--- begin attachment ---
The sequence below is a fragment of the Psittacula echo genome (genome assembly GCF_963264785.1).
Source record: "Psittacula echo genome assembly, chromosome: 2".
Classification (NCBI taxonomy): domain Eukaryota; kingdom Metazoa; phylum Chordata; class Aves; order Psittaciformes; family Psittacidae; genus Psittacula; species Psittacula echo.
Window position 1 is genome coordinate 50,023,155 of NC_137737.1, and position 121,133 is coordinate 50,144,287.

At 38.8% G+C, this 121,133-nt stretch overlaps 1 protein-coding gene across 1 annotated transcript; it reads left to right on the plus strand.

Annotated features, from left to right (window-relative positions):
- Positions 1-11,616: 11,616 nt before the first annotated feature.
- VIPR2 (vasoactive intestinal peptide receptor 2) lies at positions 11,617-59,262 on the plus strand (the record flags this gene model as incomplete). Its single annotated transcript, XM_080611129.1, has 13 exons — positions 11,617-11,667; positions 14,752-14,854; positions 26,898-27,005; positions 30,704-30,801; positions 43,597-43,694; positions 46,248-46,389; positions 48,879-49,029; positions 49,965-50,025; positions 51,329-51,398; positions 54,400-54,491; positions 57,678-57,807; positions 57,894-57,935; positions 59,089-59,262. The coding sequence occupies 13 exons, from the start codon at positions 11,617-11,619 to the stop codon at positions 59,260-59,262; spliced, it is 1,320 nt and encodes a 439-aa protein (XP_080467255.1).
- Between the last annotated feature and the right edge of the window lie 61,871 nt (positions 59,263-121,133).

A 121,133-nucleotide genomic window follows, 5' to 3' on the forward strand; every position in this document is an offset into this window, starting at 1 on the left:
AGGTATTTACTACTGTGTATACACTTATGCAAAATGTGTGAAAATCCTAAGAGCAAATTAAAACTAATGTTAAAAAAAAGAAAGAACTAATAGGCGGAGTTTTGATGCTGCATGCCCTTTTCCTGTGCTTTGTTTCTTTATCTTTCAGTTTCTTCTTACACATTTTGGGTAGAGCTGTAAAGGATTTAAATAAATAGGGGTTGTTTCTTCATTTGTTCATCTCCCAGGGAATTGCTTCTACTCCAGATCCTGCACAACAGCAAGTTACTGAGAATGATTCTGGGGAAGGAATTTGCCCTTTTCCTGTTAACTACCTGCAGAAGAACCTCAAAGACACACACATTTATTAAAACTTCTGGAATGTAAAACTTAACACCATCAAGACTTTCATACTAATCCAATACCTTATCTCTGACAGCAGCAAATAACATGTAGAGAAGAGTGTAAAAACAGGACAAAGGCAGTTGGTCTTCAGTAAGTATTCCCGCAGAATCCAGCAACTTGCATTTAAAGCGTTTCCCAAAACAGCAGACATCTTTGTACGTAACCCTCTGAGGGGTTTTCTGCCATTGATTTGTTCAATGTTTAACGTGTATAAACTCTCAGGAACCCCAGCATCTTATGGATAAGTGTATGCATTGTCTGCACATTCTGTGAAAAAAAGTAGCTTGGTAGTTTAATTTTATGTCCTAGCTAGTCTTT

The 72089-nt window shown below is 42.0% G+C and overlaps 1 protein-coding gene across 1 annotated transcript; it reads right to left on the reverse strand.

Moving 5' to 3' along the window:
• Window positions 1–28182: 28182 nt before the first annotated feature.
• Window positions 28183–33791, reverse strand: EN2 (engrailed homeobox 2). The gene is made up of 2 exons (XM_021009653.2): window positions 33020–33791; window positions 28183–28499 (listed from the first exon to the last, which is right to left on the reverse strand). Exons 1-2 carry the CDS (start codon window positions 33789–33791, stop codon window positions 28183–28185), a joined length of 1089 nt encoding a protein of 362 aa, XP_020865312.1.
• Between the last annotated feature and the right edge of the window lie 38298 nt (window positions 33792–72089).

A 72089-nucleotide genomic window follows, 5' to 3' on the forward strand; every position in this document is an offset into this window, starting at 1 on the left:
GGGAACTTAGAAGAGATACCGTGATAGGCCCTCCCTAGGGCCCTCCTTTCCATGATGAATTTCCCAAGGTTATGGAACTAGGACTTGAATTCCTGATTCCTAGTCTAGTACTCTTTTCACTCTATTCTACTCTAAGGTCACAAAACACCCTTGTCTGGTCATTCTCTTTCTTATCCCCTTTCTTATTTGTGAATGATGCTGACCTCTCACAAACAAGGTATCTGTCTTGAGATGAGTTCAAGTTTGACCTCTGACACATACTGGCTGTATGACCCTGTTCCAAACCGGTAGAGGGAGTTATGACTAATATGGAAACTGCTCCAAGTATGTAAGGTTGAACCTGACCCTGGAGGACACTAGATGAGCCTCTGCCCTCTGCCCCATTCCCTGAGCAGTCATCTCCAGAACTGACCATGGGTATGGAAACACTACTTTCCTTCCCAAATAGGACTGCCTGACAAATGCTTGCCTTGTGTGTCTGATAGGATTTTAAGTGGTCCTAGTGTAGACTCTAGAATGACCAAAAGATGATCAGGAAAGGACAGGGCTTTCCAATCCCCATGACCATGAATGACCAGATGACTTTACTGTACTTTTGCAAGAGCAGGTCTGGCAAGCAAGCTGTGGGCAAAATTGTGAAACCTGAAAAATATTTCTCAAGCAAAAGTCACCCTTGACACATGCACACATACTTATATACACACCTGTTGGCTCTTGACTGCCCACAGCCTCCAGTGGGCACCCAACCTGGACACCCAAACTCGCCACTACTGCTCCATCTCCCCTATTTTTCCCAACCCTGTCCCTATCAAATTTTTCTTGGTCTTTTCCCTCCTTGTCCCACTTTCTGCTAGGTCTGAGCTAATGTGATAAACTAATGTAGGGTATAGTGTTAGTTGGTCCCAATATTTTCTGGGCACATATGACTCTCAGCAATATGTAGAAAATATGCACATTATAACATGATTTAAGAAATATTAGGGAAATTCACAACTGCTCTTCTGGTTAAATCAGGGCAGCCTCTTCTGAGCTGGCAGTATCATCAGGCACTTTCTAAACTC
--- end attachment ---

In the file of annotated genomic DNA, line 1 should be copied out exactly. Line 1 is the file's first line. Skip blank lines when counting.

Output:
The sequence below is a fragment of the Psittacula echo genome (genome assembly GCF_963264785.1).